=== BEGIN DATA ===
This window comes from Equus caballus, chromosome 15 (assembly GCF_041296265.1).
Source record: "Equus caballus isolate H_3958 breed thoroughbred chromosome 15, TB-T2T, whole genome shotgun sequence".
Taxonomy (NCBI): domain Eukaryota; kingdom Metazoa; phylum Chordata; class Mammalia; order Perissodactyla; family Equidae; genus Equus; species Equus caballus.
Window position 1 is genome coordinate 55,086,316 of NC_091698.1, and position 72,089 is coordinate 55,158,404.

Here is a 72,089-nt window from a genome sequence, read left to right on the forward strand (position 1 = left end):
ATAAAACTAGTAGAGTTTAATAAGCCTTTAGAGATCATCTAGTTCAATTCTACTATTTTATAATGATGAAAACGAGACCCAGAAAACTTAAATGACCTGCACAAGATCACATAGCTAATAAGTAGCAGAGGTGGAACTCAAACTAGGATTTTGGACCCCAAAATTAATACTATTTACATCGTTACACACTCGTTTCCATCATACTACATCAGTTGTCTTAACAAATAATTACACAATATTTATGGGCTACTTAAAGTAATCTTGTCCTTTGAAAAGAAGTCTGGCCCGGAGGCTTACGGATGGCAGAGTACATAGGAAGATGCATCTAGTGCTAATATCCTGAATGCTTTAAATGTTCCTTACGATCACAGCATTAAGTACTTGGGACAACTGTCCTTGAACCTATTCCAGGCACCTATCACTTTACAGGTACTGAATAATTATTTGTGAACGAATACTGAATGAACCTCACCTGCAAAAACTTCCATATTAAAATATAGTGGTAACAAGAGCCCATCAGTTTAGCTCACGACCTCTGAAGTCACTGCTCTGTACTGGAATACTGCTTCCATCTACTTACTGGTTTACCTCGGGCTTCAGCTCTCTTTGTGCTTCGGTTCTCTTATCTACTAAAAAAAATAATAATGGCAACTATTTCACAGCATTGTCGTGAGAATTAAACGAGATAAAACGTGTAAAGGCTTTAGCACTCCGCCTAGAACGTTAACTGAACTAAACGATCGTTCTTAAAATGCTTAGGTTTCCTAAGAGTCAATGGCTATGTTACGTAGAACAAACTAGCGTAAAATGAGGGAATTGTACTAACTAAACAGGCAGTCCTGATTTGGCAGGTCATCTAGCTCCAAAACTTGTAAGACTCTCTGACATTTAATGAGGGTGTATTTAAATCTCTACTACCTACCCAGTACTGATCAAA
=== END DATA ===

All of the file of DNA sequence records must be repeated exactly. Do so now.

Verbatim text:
This window comes from Equus caballus, chromosome 15 (assembly GCF_041296265.1).
Source record: "Equus caballus isolate H_3958 breed thoroughbred chromosome 15, TB-T2T, whole genome shotgun sequence".
Taxonomy (NCBI): domain Eukaryota; kingdom Metazoa; phylum Chordata; class Mammalia; order Perissodactyla; family Equidae; genus Equus; species Equus caballus.
Window position 1 is genome coordinate 55,086,316 of NC_091698.1, and position 72,089 is coordinate 55,158,404.

Here is a 72,089-nt window from a genome sequence, read left to right on the forward strand (position 1 = left end):
ATAAAACTAGTAGAGTTTAATAAGCCTTTAGAGATCATCTAGTTCAATTCTACTATTTTATAATGATGAAAACGAGACCCAGAAAACTTAAATGACCTGCACAAGATCACATAGCTAATAAGTAGCAGAGGTGGAACTCAAACTAGGATTTTGGACCCCAAAATTAATACTATTTACATCGTTACACACTCGTTTCCATCATACTACATCAGTTGTCTTAACAAATAATTACACAATATTTATGGGCTACTTAAAGTAATCTTGTCCTTTGAAAAGAAGTCTGGCCCGGAGGCTTACGGATGGCAGAGTACATAGGAAGATGCATCTAGTGCTAATATCCTGAATGCTTTAAATGTTCCTTACGATCACAGCATTAAGTACTTGGGACAACTGTCCTTGAACCTATTCCAGGCACCTATCACTTTACAGGTACTGAATAATTATTTGTGAACGAATACTGAATGAACCTCACCTGCAAAAACTTCCATATTAAAATATAGTGGTAACAAGAGCCCATCAGTTTAGCTCACGACCTCTGAAGTCACTGCTCTGTACTGGAATACTGCTTCCATCTACTTACTGGTTTACCTCGGGCTTCAGCTCTCTTTGTGCTTCGGTTCTCTTATCTACTAAAAAAAATAATAATGGCAACTATTTCACAGCATTGTCGTGAGAATTAAACGAGATAAAACGTGTAAAGGCTTTAGCACTCCGCCTAGAACGTTAACTGAACTAAACGATCGTTCTTAAAATGCTTAGGTTTCCTAAGAGTCAATGGCTATGTTACGTAGAACAAACTAGCGTAAAATGAGGGAATTGTACTAACTAAACAGGCAGTCCTGATTTGGCAGGTCATCTAGCTCCAAAACTTGTAAGACTCTCTGACATTTAATGAGGGTGTATTTAAATCTCTACTACCTACCCAGTACTGATCAAA